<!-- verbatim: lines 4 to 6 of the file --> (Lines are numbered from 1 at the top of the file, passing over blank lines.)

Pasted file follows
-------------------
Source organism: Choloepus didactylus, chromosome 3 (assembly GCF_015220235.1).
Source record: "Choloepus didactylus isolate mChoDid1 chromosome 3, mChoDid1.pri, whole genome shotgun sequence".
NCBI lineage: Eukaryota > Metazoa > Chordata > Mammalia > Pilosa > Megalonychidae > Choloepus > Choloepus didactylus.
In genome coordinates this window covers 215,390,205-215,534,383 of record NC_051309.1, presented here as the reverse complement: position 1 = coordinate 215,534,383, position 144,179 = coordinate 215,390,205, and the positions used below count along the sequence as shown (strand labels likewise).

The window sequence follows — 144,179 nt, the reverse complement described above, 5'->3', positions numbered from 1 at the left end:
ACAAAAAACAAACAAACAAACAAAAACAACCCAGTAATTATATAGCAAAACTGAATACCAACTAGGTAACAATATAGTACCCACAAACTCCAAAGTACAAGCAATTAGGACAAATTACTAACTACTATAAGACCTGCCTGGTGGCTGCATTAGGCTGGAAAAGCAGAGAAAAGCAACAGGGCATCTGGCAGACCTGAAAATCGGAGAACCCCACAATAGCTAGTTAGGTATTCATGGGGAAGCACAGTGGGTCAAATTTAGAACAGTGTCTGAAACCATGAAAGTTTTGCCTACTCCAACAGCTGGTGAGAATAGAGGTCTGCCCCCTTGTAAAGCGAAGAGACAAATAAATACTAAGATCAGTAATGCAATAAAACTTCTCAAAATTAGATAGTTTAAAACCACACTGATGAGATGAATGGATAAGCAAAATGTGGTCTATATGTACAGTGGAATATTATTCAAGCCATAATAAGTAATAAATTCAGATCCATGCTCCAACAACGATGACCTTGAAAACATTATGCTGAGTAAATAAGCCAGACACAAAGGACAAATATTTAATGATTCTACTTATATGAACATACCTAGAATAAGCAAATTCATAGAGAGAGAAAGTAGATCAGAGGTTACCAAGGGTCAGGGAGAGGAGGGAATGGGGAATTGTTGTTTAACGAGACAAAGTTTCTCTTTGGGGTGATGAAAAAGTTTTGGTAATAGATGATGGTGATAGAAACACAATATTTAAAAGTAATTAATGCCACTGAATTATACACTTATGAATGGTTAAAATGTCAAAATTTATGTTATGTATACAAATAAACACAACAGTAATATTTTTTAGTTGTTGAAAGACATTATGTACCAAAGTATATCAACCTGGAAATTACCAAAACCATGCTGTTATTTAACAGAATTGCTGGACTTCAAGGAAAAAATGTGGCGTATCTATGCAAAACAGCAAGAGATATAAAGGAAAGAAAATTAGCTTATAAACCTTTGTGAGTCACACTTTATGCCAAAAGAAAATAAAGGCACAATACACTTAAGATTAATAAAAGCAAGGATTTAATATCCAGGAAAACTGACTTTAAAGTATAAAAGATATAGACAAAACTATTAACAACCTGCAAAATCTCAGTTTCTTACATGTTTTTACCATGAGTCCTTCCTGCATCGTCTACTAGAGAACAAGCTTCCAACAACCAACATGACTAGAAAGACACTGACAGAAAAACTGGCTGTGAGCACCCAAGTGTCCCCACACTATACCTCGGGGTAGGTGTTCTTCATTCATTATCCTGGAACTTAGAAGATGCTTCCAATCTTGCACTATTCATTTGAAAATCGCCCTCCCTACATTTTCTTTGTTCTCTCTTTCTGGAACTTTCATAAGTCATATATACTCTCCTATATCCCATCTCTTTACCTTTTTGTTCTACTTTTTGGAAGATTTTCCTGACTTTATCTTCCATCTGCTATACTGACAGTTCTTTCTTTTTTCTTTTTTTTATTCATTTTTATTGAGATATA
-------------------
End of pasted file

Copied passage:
In genome coordinates this window covers 215,390,205-215,534,383 of record NC_051309.1, presented here as the reverse complement: position 1 = coordinate 215,534,383, position 144,179 = coordinate 215,390,205, and the positions used below count along the sequence as shown (strand labels likewise).

The window sequence follows — 144,179 nt, the reverse complement described above, 5'->3', positions numbered from 1 at the left end:
ACAAAAAACAAACAAACAAACAAAAACAACCCAGTAATTATATAGCAAAACTGAATACCAACTAGGTAACAATATAGTACCCACAAACTCCAAAGTACAAGCAATTAGGACAAATTACTAACTACTATAAGACCTGCCTGGTGGCTGCATTAGGCTGGAAAAGCAGAGAAAAGCAACAGGGCATCTGGCAGACCTGAAAATCGGAGAACCCCACAATAGCTAGTTAGGTATTCATGGGGAAGCACAGTGGGTCAAATTTAGAACAGTGTCTGAAACCATGAAAGTTTTGCCTACTCCAACAGCTGGTGAGAATAGAGGTCTGCCCCCTTGTAAAGCGAAGAGACAAATAAATACTAAGATCAGTAATGCAATAAAACTTCTCAAAATTAGATAGTTTAAAACCACACTGATGAGATGAATGGATAAGCAAAATGTGGTCTATATGTACAGTGGAATATTATTCAAGCCATAATAAGTAATAAATTCAGATCCATGCTCCAACAACGATGACCTTGAAAACATTATGCTGAGTAAATAAGCCAGACACAAAGGACAAATATTTAATGATTCTACTTATATGAACATACCTAGAATAAGCAAATTCATAGAGAGAGAAAGTAGATCAGAGGTTACCAAGGGTCAGGGAGAGGAGGGAATGGGGAATTGTTGTTTAACGAGACAAAGTTTCTCTTTGGGGTGATGAAAAAGTTTTGGTAATAGATGATGGTGATAGAAACACAATATTTAAAAGTAATTAATGCCACTGAATTATACACTTATGAATGGTTAAAATGTCAAAATTTATGTTATGTATACAAATAAACACAACAGTAATATTTTTTAGTTGTTGAAAGACATTATGTACCAAAGTATATCAACCTGGAAATTACCAAAACCATGCTGTTATTTAACAGAATTGCTGGACTTCAAGGAAAAAATGTGGCGTATCTATGCAAAACAGCAAGAGATATAAAGGAAAGAAAATTAGCTTATAAACCTTTGTGAGTCACACTTTATGCCAAAAGAAAATAAAGGCACAATACACTTAAGATTAATAAAAGCAAGGATTTAATATCCAGGAAAACTGACTTTAAAGTATAAAAGATATAGACAAAACTATTAACAACCTGCAAAATCTCAGTTTCTTACATGTTTTTACCATGAGTCCTTCCTGCATCGTCTACTAGAGAACAAGCTTCCAACAACCAACATGACTAGAAAGACACTGACAGAAAAACTGGCTGTGAGCACCCAAGTGTCCCCACACTATACCTCGGGGTAGGTGTTCTTCATTCATTATCCTGGAACTTAGAAGATGCTTCCAATCTTGCACTATTCATTTGAAAATCGCCCTCCCTACATTTTCTTTGTTCTCTCTTTCTGGAACTTTCATAAGTCATATATACTCTCCTATATCCCATCTCTTTACCTTTTTGTTCTACTTTTTGGAAGATTTTCCTGACTTTATCTTCCATCTGCTATACTGACAGTTCTTTCTTTTTTCTTTTTTTTATTCATTTTTATTGAGATATA